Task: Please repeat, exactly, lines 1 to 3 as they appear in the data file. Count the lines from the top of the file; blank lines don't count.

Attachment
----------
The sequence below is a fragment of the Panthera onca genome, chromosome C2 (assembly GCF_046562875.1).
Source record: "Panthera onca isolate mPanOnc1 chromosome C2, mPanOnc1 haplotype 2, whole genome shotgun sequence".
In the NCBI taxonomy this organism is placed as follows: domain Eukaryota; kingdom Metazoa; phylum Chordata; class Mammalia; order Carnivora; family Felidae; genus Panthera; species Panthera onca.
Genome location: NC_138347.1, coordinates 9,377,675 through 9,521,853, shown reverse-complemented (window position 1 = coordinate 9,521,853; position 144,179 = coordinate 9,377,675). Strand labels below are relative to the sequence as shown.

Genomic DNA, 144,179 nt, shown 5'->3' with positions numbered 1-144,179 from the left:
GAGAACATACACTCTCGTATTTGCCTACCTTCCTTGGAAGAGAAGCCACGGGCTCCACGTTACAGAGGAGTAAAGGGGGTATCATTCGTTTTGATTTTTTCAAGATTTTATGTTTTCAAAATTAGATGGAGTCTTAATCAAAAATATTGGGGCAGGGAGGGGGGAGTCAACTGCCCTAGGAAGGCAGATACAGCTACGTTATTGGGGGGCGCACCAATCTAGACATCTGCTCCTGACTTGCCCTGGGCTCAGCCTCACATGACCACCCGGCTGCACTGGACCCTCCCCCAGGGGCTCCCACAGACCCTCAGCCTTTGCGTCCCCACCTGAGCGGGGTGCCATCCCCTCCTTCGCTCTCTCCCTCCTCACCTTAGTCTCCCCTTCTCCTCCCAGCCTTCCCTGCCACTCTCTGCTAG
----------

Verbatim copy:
The sequence below is a fragment of the Panthera onca genome, chromosome C2 (assembly GCF_046562875.1).
Source record: "Panthera onca isolate mPanOnc1 chromosome C2, mPanOnc1 haplotype 2, whole genome shotgun sequence".
In the NCBI taxonomy this organism is placed as follows: domain Eukaryota; kingdom Metazoa; phylum Chordata; class Mammalia; order Carnivora; family Felidae; genus Panthera; species Panthera onca.